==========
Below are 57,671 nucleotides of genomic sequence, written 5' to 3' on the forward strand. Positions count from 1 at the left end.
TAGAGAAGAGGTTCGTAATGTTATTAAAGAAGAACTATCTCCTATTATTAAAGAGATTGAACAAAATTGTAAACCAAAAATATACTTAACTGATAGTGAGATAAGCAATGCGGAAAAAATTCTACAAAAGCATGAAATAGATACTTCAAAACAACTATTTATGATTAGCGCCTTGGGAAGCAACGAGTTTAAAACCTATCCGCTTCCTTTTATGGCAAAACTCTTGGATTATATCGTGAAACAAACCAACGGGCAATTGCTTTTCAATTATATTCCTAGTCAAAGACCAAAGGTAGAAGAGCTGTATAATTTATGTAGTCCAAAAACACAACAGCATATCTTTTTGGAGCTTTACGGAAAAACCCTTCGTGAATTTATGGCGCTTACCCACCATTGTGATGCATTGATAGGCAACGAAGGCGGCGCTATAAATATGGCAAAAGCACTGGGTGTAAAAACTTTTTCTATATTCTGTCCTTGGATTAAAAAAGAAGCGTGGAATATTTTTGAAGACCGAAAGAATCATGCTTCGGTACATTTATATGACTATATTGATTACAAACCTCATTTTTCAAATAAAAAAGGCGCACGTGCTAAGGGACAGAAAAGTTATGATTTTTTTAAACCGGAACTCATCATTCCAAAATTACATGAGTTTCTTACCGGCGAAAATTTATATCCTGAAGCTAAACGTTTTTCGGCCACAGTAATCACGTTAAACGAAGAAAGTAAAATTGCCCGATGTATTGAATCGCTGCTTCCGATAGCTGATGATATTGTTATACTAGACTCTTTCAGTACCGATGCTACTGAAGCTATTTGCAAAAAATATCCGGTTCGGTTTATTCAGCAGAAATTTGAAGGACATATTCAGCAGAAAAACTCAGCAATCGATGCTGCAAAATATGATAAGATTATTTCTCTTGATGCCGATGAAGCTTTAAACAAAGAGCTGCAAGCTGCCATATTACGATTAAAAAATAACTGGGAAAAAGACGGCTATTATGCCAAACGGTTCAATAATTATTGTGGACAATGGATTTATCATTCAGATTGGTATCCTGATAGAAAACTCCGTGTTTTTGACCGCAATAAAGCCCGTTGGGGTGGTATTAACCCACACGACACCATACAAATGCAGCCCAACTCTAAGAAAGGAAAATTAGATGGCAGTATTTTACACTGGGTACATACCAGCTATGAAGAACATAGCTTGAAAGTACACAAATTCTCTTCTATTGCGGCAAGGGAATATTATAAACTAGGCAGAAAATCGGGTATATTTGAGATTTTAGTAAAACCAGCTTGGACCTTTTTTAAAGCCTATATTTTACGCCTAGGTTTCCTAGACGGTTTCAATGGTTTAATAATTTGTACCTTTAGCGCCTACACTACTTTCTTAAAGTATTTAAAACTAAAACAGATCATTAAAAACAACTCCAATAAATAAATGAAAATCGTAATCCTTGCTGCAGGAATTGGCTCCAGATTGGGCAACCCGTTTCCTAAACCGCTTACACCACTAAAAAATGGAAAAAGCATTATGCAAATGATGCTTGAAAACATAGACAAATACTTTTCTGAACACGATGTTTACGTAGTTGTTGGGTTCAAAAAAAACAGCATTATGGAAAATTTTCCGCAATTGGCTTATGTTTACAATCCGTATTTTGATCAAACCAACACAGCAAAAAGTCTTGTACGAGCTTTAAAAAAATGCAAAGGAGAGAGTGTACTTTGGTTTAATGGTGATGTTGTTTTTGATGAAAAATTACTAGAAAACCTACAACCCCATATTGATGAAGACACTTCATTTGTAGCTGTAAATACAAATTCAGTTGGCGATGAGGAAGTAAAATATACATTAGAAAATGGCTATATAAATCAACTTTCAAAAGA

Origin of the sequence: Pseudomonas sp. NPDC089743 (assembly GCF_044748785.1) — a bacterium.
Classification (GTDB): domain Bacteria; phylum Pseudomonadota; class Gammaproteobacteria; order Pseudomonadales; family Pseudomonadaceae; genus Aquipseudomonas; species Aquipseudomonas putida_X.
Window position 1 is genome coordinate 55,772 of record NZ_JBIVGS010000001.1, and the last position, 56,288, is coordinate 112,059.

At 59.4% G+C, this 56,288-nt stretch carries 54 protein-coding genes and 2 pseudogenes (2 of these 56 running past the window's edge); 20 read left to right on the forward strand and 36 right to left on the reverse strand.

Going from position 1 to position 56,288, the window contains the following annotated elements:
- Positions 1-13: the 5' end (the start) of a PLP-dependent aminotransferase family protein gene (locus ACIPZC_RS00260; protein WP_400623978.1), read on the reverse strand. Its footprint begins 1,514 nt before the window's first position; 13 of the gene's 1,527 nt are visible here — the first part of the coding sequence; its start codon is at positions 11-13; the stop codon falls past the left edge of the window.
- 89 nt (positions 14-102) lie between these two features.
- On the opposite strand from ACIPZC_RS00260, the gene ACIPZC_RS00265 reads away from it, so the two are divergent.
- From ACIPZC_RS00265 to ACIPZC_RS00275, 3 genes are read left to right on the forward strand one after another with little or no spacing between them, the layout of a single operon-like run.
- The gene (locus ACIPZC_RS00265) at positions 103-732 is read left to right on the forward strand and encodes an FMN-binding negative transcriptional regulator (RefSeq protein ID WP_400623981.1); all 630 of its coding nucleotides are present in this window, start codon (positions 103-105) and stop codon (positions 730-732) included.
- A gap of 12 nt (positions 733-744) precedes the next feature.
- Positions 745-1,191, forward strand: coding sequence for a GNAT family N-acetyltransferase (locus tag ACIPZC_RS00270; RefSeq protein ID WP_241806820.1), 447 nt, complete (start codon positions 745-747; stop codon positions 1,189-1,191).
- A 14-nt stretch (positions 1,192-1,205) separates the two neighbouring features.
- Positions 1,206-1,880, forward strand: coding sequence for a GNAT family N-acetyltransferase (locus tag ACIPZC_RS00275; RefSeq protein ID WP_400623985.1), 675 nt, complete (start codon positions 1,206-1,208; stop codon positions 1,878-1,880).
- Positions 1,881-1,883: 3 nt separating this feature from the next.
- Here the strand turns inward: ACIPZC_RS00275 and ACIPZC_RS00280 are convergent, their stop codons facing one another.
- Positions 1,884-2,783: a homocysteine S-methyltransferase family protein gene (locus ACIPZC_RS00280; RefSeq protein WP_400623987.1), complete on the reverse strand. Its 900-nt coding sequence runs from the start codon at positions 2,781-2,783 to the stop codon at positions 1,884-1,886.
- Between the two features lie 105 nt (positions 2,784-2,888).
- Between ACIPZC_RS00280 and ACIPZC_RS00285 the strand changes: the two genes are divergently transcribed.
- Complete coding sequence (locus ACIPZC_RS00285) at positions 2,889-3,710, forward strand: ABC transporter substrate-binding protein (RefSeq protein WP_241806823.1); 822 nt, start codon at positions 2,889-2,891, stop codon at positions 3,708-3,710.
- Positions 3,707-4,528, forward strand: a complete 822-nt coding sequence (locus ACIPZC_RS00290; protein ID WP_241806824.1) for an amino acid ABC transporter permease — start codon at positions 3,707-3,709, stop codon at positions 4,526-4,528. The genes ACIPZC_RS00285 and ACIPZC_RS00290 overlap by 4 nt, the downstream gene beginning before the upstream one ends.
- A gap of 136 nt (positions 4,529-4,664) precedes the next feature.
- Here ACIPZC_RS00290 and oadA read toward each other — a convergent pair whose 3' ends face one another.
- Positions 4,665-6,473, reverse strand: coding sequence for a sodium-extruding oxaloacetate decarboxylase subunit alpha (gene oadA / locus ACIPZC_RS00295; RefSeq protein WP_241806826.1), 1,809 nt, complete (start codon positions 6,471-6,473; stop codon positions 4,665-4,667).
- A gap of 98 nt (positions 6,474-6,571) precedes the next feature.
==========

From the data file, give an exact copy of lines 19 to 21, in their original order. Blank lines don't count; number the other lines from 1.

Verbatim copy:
- Positions 1,884-2,783: a homocysteine S-methyltransferase family protein gene (locus ACIPZC_RS00280; RefSeq protein WP_400623987.1), complete on the reverse strand. Its 900-nt coding sequence runs from the start codon at positions 2,781-2,783 to the stop codon at positions 1,884-1,886.
- Between the two features lie 105 nt (positions 2,784-2,888).
- Between ACIPZC_RS00280 and ACIPZC_RS00285 the strand changes: the two genes are divergently transcribed.